in fact: Trump’s proposed increase in defence spending, of about 10 per cent, is not one of the biggest ever. “In just the past 40 years, there have been eight years with larger increases in percentage terms than the one he’s now proposing”; The Associated Press reported; “there have been 27 years since 1940 in which the military spending was as high or higher than the proposed increase,” the New York Times reported.

Trump has repeated this claim 10 times

“Today, that number (of automotive Jobs in Michigan) is roughly 165,000 — and would have been heading down big league if I didn’t get elected, I will tell you that right now. That I can tell you. Plenty of things were stopped in their tracks. They were stopped in their tracks. A lot of bad things were going to happen. A lot of places were going to get built that aren’t going to get built right now in other locations.”

Source: Speech at the American Center for Mobility in Detroit

in fact: There is no evidence that Trump’s election, or Trump’s efforts, have stopped numerous auto plants from being built outside America. Ford cancelled a major plant in Mexico, but its chief executive said the decision would have been made whether or not Trump was president. There are no other public examples of significant cancellations, and “auto industry experts we spoke to were hard-pressed to name any overseas plants that have been scrapped due to Trump’s influence,” FactCheck.org reported.

Trump has repeated this claim 6 times

“Our trade deficit last year reached nearly $800 billion. Who’s making these deals?”

Source: Speech at the American Center for Mobility in Detroit

in fact: The 2016 trade deficit was $502 billion. Trump would have been correct enough if he had specified he was talking specifically about the deficit in trade of manufactured goods –$750 billion in 2016 — but he did not.

Trump has repeated this claim 30 times

“Does anybody really believe that a reporter, who nobody ever heard of, ‘went to his mailbox’ and found my tax returns? @NBCNews FAKE NEWS!”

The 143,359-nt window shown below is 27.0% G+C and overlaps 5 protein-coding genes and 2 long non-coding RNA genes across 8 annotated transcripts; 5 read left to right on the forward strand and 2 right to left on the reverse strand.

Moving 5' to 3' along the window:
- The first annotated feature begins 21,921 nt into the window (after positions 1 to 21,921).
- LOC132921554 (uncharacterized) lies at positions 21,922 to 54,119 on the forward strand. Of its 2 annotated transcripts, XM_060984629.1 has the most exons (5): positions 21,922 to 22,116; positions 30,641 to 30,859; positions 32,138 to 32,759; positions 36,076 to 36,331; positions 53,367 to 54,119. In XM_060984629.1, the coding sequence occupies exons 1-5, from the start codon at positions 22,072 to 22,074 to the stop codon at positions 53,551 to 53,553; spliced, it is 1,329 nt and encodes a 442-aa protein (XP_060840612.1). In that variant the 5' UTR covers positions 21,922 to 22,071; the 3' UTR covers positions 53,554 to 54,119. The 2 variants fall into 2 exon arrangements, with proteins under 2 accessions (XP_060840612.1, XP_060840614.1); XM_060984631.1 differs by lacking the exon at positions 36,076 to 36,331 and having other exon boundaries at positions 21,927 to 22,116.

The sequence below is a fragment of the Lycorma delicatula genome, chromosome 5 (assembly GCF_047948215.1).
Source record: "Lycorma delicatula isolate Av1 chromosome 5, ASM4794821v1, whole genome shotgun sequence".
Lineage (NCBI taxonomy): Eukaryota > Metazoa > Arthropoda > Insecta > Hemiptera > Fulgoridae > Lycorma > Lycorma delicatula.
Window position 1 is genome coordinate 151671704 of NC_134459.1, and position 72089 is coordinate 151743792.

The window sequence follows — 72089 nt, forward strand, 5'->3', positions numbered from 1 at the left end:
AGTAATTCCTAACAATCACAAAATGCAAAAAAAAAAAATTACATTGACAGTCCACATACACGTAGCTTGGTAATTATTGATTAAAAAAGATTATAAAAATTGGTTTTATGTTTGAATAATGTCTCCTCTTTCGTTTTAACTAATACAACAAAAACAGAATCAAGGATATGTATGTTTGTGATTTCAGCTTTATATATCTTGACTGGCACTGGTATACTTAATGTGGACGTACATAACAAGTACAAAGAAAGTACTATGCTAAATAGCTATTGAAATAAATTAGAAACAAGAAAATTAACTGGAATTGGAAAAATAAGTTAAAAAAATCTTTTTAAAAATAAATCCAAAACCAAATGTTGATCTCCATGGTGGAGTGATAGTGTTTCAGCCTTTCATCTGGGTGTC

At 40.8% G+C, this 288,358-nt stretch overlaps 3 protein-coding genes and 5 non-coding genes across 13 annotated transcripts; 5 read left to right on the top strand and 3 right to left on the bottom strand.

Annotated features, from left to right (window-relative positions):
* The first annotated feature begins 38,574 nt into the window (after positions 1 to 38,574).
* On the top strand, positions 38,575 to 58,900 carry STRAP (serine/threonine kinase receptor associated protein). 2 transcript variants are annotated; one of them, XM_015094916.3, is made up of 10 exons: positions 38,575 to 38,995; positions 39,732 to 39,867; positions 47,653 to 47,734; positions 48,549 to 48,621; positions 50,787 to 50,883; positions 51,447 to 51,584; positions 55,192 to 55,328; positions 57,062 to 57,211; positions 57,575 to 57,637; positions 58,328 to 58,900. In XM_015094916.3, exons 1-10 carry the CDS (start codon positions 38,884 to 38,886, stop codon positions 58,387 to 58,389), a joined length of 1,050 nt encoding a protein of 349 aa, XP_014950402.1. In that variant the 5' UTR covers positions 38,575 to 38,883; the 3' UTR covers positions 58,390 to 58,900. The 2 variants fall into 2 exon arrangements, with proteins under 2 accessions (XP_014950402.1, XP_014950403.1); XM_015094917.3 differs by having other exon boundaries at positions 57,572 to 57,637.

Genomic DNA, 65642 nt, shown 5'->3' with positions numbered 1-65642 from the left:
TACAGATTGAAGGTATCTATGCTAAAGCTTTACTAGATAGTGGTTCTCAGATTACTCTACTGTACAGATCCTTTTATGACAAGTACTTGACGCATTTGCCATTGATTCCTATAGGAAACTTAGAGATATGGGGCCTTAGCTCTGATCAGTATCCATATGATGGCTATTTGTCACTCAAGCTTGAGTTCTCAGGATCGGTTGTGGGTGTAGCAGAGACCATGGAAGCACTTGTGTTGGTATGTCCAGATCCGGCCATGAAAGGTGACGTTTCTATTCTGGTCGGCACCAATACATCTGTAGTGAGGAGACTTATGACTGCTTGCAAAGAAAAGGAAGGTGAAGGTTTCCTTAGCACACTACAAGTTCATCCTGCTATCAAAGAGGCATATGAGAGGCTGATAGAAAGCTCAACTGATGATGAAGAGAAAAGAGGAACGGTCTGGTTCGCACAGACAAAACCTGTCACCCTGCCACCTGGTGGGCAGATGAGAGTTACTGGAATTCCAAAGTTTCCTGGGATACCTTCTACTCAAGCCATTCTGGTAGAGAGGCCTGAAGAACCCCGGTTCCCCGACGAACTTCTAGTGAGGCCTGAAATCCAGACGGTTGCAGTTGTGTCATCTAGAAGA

Source: Twitter

in fact: There was nothing fake about this report. The Trump administration issued a statement that confirmed the authenticity of the documents, and the reporter, David Cay Johnston, showed other reporters the plain envelope in which they had arrived in the mail; there is no indication whatsoever that he is lying, and another Trump tax return was simply mailed to the Times last year. Finally, though Johnston is not a household name, Trump overstates his obscurity. He won the Pulitzer Prize in 2001, he wrote the bestselling book The Making of Donald Trump, and Trump has known him for decades.

 

 

Impeach Trump: why Republicans, not Democrats are talking up the prospect

By one count the president has nine impeachable offenses to his name but the politics of removing him from office are complicated

August 26, 2018

by David Smith in Washington

The Guardian

Donald Trump and the Republicans want to talk about his impeachment and removal from office. Democrats would really rather not.

The political paradox was laid bare this week when the president warned on Fox News: “If I ever got impeached, I think the market would crash, I think everybody would be very poor. You would see numbers that you wouldn’t believe.”

Empirical proof of this dire prophecy will have to wait, but Trump’s conjuring of his presidency reaching its ultimate reality TV denouement – the late-night showdown on Capitol Hill, the final defiant speech to tearful staff, the helicopter taking off from the White House lawn – came after his former lawyer and fixer, Michael Cohen, stood in court and directly implicated him in a federal crime.